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What Does Bilateral Mean In Va Math &


Guest Jim S.

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My brother has 80% for severan problems associated with damage to the Sciatic Nerve in his Right leg and 30% for his right leg. Is their or should their be a bilateral rating for his legs, since they are both damaged?

Or is the associated listed damage to his right leg and sciatica nerve considered bilateraly for rating puroposes?

What does bilateral really mean in VA math ?

Jim S. :)

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Jim-the VBM makes the point that some diagnostic codes provide for the bilateral factor-

It might have aready been considered in his rating.

As far as I can understand this-

bilateral disabilities will be combined ratings and then VA adds additional 10%-(of the combined rating)-the 10% is the bilateral factor-

This example of it in the VBM (2005 ed pages 285-286):

Vet has left elbow SC at 30%,right wrist SC at 10% and gastritis at 10% .

Combining the right wrist and left elbow-equals in VA math 37%-

10% of 37 is then added to 37 equalling 41-

then the 41 is combined with the 10% SC gastritis rating equalling 47 whch is rounded to 50%.

Without the bilateral factor the rating would only be 40%.

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Jim,

Bilateral is covered by 38 CFR 4.26

§ 4.26 Bilateral factor.

When a partial disability results from disease or injury of both arms, or of both legs, or of paired skeletal muscles, the ratings for the disabilities of the right and left sides will be combined as usual, and 10 percent of this value will be added (i.e., not combined) before proceeding with further combinations, or converting to degree of disability. The bilateral factor will be applied to such bilateral disabilities before other combinations are carried out and the rating for such disabilities including the bilateral factor in this section will be treated as 1 disability for the purpose of arranging in order of severity and for all further combinations. For example, with disabilities evaluated at 60 percent, 20 percent, 10 percent and 10 percent (the two 10's representing bilateral disabilities), the order of severity would be 60, 21 and 20. The 60 and 21 combine to 68 percent and the 68 and 20 to 74 percent, converted to 70 percent as the final degree of disability.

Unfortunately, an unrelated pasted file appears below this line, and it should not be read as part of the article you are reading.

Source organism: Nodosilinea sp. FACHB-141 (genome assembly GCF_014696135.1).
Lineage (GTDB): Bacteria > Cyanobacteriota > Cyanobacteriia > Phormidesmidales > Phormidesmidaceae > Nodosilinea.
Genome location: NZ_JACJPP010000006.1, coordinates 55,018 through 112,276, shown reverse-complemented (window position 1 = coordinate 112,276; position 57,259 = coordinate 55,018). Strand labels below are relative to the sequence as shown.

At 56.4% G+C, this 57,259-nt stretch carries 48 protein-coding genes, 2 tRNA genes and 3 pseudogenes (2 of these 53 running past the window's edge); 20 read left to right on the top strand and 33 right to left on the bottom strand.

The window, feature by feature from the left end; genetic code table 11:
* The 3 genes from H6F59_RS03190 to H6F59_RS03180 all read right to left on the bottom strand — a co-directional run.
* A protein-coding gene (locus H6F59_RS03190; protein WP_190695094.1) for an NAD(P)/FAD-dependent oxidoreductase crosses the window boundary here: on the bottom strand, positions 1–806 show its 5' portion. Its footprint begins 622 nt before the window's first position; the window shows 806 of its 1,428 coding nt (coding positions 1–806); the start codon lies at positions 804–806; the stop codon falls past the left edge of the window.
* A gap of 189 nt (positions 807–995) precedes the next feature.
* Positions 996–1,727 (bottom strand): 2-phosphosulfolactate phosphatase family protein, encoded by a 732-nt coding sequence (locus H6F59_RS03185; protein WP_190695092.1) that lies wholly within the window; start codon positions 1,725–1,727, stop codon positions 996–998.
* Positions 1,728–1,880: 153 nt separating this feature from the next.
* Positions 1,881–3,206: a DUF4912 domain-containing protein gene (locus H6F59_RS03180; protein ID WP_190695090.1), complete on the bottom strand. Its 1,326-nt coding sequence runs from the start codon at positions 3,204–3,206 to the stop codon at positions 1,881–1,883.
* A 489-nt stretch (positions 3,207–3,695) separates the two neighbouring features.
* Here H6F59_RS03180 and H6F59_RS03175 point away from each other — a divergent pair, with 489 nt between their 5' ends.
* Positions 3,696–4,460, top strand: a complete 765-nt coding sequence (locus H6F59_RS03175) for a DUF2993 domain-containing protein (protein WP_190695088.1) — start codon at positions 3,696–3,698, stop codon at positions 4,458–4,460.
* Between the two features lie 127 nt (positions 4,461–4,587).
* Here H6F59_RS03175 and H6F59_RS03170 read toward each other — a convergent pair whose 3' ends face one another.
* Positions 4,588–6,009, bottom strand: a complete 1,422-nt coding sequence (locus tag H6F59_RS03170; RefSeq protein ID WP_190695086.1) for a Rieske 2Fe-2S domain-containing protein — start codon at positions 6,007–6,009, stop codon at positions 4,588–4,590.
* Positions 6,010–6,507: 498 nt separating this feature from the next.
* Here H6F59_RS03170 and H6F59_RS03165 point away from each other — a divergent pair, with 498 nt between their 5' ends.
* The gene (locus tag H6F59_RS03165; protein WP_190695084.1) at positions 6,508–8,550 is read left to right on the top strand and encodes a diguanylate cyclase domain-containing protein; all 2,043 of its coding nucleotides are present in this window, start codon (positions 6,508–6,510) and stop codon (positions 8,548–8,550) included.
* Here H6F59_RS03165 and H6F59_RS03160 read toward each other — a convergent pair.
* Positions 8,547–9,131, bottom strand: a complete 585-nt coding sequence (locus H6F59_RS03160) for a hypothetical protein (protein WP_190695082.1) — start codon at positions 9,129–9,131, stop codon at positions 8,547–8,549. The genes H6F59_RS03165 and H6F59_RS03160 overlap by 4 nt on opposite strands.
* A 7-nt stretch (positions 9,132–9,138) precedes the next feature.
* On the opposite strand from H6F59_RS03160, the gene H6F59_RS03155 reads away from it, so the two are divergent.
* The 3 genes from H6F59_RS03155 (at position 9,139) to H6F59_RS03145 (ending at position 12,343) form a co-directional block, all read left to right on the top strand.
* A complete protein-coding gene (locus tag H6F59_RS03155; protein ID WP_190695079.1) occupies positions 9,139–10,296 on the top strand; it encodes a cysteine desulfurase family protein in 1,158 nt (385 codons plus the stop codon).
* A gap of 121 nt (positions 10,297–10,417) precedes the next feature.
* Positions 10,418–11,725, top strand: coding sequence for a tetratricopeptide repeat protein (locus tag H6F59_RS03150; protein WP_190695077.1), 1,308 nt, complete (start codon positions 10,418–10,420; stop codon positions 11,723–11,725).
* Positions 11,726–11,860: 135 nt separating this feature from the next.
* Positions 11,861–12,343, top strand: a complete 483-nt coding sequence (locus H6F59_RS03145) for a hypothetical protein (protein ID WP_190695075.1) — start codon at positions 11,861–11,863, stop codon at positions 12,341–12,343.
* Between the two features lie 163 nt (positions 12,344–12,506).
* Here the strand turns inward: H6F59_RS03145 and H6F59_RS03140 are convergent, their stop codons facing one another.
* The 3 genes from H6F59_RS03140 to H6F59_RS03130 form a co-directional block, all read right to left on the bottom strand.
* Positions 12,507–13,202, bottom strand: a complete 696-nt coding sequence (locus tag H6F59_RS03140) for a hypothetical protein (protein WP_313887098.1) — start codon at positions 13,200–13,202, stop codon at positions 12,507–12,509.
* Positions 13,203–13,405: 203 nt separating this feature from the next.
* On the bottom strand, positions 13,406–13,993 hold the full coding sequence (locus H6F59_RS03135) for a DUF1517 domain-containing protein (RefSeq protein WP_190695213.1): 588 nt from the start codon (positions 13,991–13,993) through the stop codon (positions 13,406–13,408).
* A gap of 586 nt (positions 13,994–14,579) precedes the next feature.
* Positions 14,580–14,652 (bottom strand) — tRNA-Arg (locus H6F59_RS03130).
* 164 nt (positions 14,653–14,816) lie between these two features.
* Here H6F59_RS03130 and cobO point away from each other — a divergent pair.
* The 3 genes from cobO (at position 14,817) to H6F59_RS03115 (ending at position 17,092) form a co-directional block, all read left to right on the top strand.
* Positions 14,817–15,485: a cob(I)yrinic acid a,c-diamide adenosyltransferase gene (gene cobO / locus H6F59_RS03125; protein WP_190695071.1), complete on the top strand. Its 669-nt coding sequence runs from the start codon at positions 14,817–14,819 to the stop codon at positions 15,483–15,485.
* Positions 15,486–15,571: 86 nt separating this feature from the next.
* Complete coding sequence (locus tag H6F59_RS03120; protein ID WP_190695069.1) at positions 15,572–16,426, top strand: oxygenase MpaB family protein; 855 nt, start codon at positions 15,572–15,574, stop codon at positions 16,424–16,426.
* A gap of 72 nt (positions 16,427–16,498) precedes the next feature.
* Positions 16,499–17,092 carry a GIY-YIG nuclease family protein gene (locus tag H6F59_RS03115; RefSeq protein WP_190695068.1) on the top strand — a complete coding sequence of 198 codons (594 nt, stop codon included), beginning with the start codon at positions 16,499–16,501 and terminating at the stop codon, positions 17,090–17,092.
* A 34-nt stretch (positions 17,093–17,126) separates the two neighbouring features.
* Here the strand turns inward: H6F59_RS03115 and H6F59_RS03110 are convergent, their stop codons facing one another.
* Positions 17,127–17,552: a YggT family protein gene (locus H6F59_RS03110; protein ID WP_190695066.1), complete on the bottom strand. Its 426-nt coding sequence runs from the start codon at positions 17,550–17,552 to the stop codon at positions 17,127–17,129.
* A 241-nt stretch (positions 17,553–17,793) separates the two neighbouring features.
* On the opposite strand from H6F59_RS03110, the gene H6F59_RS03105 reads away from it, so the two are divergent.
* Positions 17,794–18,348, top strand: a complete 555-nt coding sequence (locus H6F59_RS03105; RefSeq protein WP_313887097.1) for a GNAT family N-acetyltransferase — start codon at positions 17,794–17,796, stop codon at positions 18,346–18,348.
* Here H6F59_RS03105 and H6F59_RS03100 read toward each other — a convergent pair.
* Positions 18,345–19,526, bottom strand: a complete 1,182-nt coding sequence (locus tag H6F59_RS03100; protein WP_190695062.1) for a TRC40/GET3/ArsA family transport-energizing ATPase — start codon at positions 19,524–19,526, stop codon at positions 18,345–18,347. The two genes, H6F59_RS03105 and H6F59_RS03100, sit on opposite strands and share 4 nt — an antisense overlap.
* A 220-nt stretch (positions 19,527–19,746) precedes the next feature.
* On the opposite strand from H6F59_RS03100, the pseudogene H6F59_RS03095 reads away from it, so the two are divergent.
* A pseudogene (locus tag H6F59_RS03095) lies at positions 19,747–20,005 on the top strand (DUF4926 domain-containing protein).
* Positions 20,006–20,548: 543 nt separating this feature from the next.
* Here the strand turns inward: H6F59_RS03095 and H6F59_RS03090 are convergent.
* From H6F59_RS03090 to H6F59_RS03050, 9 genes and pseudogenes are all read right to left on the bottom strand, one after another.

(a) The use of the terms “arms” and “legs” is not intended to distinguish between the arm, forearm and hand, or the thigh, leg, and foot, but relates to the upper extremities and lower extremities as a whole. Thus with a compensable disability of the right thigh, for example, amputation, and one of the left foot, for example, pes planus, the bilateral factor applies, and similarly whenever there are compensable disabilities affecting use of paired extremities regardless of location or specified type of impairment.

(:) The correct procedure when applying the bilateral factor to disabilities affecting both upper extremities and both lower extremities is to combine the ratings of the disabilities affecting the 4 extremities in the order of their individual severity and apply the bilateral factor by adding, not combining, 10 percent of the combined value thus attained.

© The bilateral factor is not applicable unless there is partial disability of compensable degree in each of 2 paired extremities, or paired skeletal muscles.

Which simply put means that if both problems are with the same leg, it is NOT bilateral.

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